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5 Tips to Hear Better in Virtual Meetings + Gatherings

5 Tips to Hear Better in Virtual Meetings + Gatherings

Working remotely with hearing loss can be a big challenge.

Whether you’re conducting business online or just want to virtually connect with family and friends, these listening strategies and tactics can go a long way toward helping you stay engaged.

  1. Explore the conferencing platform well before the online meeting or gathering — including reading a little about it or checking out a few quick instructional videos from other users — to build familiarity and confidence.
  2. Encourage everyone to use the video function — not just the audio option — to aid in lipreading and interpreting facial expressions. Also, try to keep your eye as much as possible on the person speaking rather than on your own camera image.
  3. Turn on the closed-captioning option, which can help take a big load off. In addition, consider using the real-time chat function, when available, to get clarification if you missed a point or have a follow-up question. Some video conferences may also be recorded for helpful playback later, so be sure to ask the host, who may need to initiate the recording option.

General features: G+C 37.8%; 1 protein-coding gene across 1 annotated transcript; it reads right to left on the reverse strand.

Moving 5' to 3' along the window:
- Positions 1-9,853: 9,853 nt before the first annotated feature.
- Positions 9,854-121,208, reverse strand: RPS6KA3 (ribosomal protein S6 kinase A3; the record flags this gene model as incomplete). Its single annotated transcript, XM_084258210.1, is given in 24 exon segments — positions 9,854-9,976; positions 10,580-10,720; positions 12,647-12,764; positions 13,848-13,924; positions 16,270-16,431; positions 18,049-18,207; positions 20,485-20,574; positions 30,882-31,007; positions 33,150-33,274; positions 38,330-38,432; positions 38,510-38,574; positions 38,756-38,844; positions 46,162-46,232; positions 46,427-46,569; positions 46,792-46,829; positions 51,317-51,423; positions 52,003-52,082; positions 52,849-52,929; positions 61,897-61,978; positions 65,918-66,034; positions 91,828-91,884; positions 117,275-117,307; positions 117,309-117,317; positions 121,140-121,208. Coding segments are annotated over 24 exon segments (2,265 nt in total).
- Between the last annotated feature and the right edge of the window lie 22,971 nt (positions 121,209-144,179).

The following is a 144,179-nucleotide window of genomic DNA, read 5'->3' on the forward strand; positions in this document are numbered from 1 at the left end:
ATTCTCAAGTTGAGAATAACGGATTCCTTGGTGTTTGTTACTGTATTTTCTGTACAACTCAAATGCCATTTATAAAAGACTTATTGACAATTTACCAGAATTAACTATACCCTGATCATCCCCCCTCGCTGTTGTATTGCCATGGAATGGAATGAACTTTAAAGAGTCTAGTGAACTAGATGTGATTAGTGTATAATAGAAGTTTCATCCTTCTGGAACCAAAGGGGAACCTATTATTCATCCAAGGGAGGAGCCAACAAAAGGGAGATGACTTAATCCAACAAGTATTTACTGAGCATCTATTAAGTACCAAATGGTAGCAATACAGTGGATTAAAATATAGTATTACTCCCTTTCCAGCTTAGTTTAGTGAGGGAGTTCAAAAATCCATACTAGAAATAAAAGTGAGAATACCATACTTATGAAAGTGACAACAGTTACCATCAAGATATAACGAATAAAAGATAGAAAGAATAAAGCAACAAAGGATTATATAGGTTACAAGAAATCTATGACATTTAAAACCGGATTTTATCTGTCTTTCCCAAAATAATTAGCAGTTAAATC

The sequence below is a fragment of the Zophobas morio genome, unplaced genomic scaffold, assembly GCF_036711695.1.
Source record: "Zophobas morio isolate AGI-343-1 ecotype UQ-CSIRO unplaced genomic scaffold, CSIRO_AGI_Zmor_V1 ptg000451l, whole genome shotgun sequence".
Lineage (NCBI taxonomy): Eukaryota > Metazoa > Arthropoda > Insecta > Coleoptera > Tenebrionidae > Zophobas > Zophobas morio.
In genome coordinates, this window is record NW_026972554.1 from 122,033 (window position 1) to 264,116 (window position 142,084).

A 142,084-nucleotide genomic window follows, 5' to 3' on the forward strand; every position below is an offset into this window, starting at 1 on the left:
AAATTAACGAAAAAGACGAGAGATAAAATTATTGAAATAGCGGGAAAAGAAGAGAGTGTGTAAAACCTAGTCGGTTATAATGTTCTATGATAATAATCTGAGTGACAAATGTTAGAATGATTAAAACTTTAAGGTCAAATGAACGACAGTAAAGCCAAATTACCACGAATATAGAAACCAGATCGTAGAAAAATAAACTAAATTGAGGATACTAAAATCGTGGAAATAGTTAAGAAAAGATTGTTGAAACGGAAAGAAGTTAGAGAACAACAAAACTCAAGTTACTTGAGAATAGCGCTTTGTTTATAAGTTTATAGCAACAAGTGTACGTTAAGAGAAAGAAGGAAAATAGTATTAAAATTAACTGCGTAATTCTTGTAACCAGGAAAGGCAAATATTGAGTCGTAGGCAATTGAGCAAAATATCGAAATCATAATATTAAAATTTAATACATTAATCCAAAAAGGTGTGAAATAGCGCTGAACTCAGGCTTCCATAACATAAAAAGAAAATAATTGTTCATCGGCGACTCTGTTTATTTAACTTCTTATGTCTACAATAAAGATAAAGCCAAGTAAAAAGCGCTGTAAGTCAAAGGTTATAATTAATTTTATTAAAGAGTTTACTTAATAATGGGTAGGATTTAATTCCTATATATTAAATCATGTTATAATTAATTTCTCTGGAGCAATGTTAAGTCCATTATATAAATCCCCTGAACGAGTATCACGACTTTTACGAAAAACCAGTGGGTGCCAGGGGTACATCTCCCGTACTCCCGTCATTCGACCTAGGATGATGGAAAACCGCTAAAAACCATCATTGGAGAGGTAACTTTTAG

4. Wear connected headphones if possible, which can make listening a whole lot easier. Quality headphones not only help block distracting background noise in your environment but can also improve reception of the audio’s full tonal range to make speech and other sounds more understandable.
  5. Stream directly to your hearing technology, if you wear hearing aids. Today’s sophisticated hearing instruments help make it a cinch to receive audio from various sources — phone, tablet, laptop, desktop computer, stereo, and more, depending on compatibility — directly to your ears, so be sure to take advantage of that functionality.

Want more virtual-communication tips? We can help with accessibility strategies and solutions that empower you in managing hearing loss and remote work. So don’t wait. Contact us today!

Hand Dryers: For Kids, Beware the Noise

It’s no secret that hand dryers installed in public bathrooms can seem rather loud, but we were blown away by a young scientist’s findings when she put the volume levels of 44 automated machines to the test in restrooms across Alberta, Canada.

Turns out some of those volumes can do a number on kids’ ears — which are more susceptible to noise-induced hearing problems — by reaching sound levels well beyond the danger zone of 85 decibels. Several of the various brands measured above 100 decibels when in actual use for hand-drying, and one was even greater than 120.

The study, by then-9-year-old Nora Keegan, has captured international attention, with coverage by the New York Times, CNN, Canada’s CBC, and other media outlets. Now 13, Keegan is likely one of the youngest researchers to have her work published in the journal Pediatrics & Child Health.